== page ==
Waterford Gas Order—Motion of Approval (Resumed).

Debate resumed on the following motion:—
That the Waterford Gas Order, 1956, proposed to be made by the Minister for Industry and Commerce, and laid in draft before Seanad Eireann on the 22nd day of November, 1956, under sub-section (4) of Section 10 of the Gas Regulation Act, 1920, be approved.—(Professor Hayes.)

An Leas-Chathaoirleach

In view of the peculiar circumstances, the Chair is allowing Senator Sheehy Skeffington to move his amendment which will be discussed as a whole. However, should it be necessary to put separate questions, they can be put on Nos. 1, 2 and 4. No. 3 is, of course, consequential on No. 2.

I move the amendment standing in my name:—

After "approved" to add:— subject to the following modifications and addition:—

1. Deletion of "£7" and substitution of "£6 10s." in Article 5, paragraph (1), line 25.

2. Insertion of "the dividend rate to be subject to a sliding scale as set out in paragraph (2) of Article 5" before "and" in Article 5, paragraph (1), line 26.

3. Insertion of the following new paragraph (2) of Article 5:—

(2) The standard price of gas shall be 3s. 0d. per therm, and dividends may be permitted to rise or fall from the rate of 6½ per cent., prescribed in paragraph (1) of this Article, at the rate of ? per cent. for every 1-5d. per therm below or above the above standard rate.

4. Deletion of Article 15.

I have no special objection to considering all the parts of the amendment together, though I am a little surprised at being asked to have them all considered as one item, because the principles involved in the fourth part of the amendment are quite different from those involved in the first three parts. As I read the authority cited by the Minister in making this Order— he cites the authority of Section 10 of the Gas Regulation Act, 1920—there is nothing in it which precludes separate modifications from being made. Section 10 (4) of the Gas Act, 1920, provides:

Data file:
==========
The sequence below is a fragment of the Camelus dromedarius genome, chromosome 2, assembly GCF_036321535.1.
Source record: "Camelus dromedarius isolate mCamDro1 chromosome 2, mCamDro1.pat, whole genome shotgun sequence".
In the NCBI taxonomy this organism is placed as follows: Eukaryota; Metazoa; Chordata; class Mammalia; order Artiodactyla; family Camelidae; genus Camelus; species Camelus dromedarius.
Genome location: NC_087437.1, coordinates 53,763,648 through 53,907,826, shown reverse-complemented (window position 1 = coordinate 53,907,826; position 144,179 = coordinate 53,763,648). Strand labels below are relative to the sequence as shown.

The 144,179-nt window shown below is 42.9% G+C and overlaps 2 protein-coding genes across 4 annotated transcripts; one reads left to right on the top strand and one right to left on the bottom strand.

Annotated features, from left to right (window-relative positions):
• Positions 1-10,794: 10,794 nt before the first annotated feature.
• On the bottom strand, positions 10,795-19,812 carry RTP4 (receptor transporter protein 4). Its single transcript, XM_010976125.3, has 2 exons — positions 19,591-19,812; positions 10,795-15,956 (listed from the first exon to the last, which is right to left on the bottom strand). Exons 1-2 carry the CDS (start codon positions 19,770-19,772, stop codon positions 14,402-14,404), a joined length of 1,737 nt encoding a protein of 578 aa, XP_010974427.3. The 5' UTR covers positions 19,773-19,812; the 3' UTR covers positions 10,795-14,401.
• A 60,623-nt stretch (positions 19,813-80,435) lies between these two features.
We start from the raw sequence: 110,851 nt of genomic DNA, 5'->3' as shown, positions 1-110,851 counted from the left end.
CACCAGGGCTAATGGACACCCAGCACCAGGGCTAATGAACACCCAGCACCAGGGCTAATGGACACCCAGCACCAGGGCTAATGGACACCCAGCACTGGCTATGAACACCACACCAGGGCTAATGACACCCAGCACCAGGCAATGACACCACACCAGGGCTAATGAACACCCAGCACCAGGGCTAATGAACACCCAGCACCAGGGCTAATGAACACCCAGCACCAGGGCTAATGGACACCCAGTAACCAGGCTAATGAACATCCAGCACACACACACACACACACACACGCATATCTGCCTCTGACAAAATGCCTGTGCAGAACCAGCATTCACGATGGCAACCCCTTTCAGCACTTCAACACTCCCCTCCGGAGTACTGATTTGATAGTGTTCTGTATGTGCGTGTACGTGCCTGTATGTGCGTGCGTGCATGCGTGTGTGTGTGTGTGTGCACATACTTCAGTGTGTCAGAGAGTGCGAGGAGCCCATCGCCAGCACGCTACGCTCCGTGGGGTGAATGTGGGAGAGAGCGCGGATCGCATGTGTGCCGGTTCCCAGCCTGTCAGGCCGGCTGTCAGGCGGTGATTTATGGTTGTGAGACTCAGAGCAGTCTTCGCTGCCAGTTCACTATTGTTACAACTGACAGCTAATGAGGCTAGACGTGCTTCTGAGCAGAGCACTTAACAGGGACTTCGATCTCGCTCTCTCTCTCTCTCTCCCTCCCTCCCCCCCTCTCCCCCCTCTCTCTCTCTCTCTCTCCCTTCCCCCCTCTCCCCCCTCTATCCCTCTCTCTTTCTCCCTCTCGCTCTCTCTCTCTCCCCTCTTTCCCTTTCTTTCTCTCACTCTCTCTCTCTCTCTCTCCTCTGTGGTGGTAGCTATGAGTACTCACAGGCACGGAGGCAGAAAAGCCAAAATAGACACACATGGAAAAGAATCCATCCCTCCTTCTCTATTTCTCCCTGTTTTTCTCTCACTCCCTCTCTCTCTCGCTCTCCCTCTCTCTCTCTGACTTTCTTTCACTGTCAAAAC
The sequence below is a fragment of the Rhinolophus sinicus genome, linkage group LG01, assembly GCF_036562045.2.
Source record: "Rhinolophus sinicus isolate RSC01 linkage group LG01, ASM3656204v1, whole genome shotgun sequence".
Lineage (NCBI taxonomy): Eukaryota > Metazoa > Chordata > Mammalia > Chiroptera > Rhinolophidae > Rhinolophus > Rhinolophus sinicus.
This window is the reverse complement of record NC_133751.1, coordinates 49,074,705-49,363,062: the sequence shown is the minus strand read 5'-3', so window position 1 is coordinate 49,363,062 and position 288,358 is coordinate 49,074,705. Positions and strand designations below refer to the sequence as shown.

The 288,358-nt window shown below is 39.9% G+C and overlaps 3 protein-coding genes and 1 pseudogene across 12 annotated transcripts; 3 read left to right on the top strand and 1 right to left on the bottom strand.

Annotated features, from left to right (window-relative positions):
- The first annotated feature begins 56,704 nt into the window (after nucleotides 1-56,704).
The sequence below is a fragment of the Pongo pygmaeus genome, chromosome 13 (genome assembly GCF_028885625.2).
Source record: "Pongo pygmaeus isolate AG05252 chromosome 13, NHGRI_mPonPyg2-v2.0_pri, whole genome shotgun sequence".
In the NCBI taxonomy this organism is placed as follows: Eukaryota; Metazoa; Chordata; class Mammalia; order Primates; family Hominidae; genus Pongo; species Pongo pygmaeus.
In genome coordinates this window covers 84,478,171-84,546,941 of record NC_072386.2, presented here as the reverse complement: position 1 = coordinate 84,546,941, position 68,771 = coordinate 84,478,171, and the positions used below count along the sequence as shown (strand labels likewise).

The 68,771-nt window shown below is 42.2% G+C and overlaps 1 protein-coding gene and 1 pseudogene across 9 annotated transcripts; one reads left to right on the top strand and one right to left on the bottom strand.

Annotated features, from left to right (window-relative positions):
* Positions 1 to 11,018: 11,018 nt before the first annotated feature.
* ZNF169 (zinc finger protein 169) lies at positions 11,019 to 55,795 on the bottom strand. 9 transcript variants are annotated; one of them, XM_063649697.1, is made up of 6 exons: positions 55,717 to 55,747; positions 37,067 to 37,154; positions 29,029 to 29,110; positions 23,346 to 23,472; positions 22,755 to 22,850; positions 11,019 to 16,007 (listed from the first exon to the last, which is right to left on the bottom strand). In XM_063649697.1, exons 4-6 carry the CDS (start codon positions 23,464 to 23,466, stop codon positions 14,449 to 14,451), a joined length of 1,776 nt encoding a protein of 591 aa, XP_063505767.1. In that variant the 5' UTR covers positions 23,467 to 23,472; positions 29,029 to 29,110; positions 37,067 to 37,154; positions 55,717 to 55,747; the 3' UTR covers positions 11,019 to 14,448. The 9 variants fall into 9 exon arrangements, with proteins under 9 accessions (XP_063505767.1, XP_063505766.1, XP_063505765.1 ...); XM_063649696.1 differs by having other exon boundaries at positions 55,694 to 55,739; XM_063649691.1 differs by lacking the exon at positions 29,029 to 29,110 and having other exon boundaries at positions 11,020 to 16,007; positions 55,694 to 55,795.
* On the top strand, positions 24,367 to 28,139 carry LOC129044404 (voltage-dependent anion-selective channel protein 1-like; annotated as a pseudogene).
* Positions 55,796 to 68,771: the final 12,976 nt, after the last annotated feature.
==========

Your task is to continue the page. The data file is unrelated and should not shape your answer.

"Before any special Order under this Act is made, it shall be laid in draft before both Houses of Parliament, and such Order shall not be made unless both Houses, by resolution, approve the draft, either without modification or addition or with modifications or additions or which both Houses agree,..."

An Leas-Chathaoirleach

The Senator understands that he can have separate decisions on Nos. 1, 2 and 4?

I think it is important that we should be able to make separate decisions. In that case, I will simply state my case as briefly as I can for the modification of this Order. At the outset, I want to say I am glad the Seanad gave me time and permission to introduce this type of amendment, even though it be not usual in the consideration of such Orders. Even though usually, it has been said, we simply pass such Orders, I think to it is well that we should not regard ourselves here, in passing Orders, as merely fulfilling a formality.

I think if we are conscious of our duties here, and of our rights, we ought to make ourselves aware of just what is the thing we are passing and whether or not it could be improved by us. I am glad of being given this opportunity of demonstrating that we do not think that the Seanad is simply a rubber stamp and any modifications suggested by it are, in any sense,ultra vires. The fact is that this company is asking for the right to multiply its capital by three, to raise its capital issue to £250,000 from the present £80,000. I think it is an important thing that it must ask for the power to do that.

I should like to say, by way of further preliminary, that, in my opinion, the Waterford Gas Company has an extremely good record of service and it is well thought of by the people it serves and has served. I think it is recognised, in war time particularly, that their capacity to offer a continuous service was better than some of the bigger companies. Therefore, what I say is not intended as a criticism of this particular company which has given good service to the consumers.

I notice that its head office is in Cork. I do not know whether its great efficiency and drive is due to that fact, but, whether it be Cork or Waterford initiative, I think it deserves credit. The service they provide, however, is in the nature of a public utility almost like the supplying of water, the maintenance of roads or the maintenance of telegraphic or postal services. It is a public utility service basic to the life, not only domestic but commercial, of the area. In a basic utility service like that, a rise in price will affect a wide social and economic area, both private and industrial. If, to run this company as a private company, the terms of dividend and so on, have to be made so attractive that the price of gas will have to be inordinately high, then I suggest it is not the best way in which the Government should deal with the provision of gas in that area. I would prefer not merely to see it a municipal concern but to see all that kind of public utility taken over as a local authority responsibility of some kind. I do not think it is the kind of concern which should be isolated and floating a loan from the profit seeking public.